“But my words become stained with your love.
You occupy everything, you occupy everything.” -Pablo Neruda
I recall reading an excerpt from Proust once in which he was a traveler on a train going through the countryside. Looking out the window, he sees a woman hanging laundry on a line next to a house in the middle of nowhere. His mind reels away as he imagines an entire life together with her. I was riveted. Being young, naturally I thought only I did that sort of thing, and that perhaps there was something wrong with me because of it.
I was sitting at the table yesterday reading a wonderful book when an ant crawled up on my page. I shook the page and thought I had gotten rid of it. I turned to the next page and the ant was blithely walking across it again. I shook it again, and again he appeared on the next page.
Amore, in Ant
“Ant,” I said, “What are you doing?”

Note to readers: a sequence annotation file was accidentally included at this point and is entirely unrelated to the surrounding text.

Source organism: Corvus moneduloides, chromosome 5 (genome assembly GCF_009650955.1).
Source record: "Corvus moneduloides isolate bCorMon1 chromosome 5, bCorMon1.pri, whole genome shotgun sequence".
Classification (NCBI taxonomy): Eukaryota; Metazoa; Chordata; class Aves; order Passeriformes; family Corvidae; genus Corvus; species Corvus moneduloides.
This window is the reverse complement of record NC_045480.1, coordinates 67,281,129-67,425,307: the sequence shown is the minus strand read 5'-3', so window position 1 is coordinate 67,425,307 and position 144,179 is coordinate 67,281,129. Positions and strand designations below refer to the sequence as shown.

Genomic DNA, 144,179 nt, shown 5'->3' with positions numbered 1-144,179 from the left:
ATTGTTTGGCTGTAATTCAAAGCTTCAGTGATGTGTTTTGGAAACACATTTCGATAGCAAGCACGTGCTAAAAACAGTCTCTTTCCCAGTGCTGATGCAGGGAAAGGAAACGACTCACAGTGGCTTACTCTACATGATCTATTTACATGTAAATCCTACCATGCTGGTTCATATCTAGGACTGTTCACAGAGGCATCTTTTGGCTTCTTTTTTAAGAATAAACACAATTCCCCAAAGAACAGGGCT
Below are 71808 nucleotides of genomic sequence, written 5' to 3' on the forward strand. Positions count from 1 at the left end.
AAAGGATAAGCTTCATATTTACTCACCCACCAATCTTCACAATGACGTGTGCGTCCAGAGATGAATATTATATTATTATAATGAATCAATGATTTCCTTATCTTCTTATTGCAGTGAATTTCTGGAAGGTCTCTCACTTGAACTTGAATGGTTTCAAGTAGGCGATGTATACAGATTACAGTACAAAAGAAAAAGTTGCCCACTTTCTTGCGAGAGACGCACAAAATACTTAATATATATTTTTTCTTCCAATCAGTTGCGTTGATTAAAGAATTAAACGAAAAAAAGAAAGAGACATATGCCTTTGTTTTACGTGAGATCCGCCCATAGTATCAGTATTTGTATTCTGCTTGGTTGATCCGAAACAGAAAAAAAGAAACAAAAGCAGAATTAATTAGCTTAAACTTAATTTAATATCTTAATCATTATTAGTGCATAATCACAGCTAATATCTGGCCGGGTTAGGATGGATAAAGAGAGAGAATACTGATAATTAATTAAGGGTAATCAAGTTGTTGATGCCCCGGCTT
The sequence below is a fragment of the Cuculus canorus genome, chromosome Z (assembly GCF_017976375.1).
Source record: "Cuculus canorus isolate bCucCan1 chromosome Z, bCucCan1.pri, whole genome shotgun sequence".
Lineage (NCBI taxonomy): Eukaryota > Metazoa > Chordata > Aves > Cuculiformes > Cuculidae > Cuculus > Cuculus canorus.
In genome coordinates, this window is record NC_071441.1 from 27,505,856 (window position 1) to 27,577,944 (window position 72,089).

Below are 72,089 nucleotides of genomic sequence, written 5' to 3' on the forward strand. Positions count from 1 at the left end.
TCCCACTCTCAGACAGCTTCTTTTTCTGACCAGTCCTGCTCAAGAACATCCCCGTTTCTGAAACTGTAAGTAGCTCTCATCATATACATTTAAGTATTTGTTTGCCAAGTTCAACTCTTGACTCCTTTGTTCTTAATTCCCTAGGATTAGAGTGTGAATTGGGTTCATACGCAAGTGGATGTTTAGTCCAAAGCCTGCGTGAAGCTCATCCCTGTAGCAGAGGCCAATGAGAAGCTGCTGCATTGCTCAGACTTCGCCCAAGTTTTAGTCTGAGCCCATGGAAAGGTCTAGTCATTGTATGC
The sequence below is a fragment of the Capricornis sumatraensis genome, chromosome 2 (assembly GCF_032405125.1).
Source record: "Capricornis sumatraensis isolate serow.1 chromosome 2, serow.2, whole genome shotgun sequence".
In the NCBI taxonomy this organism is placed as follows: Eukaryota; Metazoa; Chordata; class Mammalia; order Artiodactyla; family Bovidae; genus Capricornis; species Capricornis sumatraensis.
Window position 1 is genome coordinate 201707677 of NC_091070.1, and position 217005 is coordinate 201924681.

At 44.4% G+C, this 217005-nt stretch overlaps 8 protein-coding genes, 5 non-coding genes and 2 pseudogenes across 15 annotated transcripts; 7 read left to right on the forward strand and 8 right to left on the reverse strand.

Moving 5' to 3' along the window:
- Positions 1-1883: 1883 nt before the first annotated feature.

He continued his path
across my tome
I could. I could walk next to him
he’d tell me where to go
our antennae touching
We’d glide effortlessly across the words,
leaving our trail on the page before.
I’d look at him, for him.
Our bodies one,
beginning, middle and end.
“Ant, did you ever love me?”
No. Of course not.
I don’t really blame you.
My mouth along the edge
of the page,
the words blur
as I blow.
I guess I am not even the only one who finds myself talking to ants…
Enter without knocking, hard-working ant.
I’m just sitting here mulling over
What to do this dark, overcast day?
It was a night of the radio turned down low,
Fitful sleep, vague, troubling dreams.
I woke up lovesick and confused.
I thought I heard Estella in the garden singing
And some bird answering her,
But it was the rain. Dark tree tops swaying
And whispering. “Come to me my desire,”
I said. And she came to me by and by,
Her breath smelling of mint, her tongue
Wetting my cheek, and then she vanished.
Slowly day came, a gray streak of daylight
To bathe my hands and face in.
Hours passed, and then you crawled
Under the door, and stopped before me.
You visit the same tailors the mourners do,
Mr. Ant. I like the silence between us,
The quiet–that holy state even the rain
Knows about. Listen to her begin to fall,
As if with eyes closed,
Muting each drop in her wild-beating heart.
– Charles Simic